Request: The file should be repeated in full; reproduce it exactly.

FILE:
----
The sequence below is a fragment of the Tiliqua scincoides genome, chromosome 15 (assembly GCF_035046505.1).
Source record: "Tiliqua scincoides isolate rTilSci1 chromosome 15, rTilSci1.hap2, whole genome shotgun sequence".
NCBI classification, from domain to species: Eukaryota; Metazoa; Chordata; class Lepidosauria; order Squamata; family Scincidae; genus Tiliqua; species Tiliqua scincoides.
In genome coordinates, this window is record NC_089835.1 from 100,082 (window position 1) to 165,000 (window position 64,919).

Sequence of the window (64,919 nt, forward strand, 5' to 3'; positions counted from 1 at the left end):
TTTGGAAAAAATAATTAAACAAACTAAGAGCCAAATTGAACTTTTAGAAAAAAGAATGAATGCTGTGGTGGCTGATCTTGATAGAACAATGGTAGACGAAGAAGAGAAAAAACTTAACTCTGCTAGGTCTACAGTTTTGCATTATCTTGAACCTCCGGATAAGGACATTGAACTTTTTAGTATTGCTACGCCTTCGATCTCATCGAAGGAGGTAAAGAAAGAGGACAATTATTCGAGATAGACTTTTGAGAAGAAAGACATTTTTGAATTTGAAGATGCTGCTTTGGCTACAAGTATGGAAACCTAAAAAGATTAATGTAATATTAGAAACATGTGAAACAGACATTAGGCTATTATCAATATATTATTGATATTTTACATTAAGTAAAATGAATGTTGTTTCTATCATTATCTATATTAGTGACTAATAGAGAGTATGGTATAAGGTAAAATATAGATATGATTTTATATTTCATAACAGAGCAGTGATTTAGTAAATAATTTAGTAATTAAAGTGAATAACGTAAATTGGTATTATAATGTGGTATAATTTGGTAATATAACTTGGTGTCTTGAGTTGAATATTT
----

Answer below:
The sequence below is a fragment of the Tiliqua scincoides genome, chromosome 15 (assembly GCF_035046505.1).
Source record: "Tiliqua scincoides isolate rTilSci1 chromosome 15, rTilSci1.hap2, whole genome shotgun sequence".
NCBI classification, from domain to species: Eukaryota; Metazoa; Chordata; class Lepidosauria; order Squamata; family Scincidae; genus Tiliqua; species Tiliqua scincoides.
In genome coordinates, this window is record NC_089835.1 from 100,082 (window position 1) to 165,000 (window position 64,919).

Sequence of the window (64,919 nt, forward strand, 5' to 3'; positions counted from 1 at the left end):
TTTGGAAAAAATAATTAAACAAACTAAGAGCCAAATTGAACTTTTAGAAAAAAGAATGAATGCTGTGGTGGCTGATCTTGATAGAACAATGGTAGACGAAGAAGAGAAAAAACTTAACTCTGCTAGGTCTACAGTTTTGCATTATCTTGAACCTCCGGATAAGGACATTGAACTTTTTAGTATTGCTACGCCTTCGATCTCATCGAAGGAGGTAAAGAAAGAGGACAATTATTCGAGATAGACTTTTGAGAAGAAAGACATTTTTGAATTTGAAGATGCTGCTTTGGCTACAAGTATGGAAACCTAAAAAGATTAATGTAATATTAGAAACATGTGAAACAGACATTAGGCTATTATCAATATATTATTGATATTTTACATTAAGTAAAATGAATGTTGTTTCTATCATTATCTATATTAGTGACTAATAGAGAGTATGGTATAAGGTAAAATATAGATATGATTTTATATTTCATAACAGAGCAGTGATTTAGTAAATAATTTAGTAATTAAAGTGAATAACGTAAATTGGTATTATAATGTGGTATAATTTGGTAATATAACTTGGTGTCTTGAGTTGAATATTT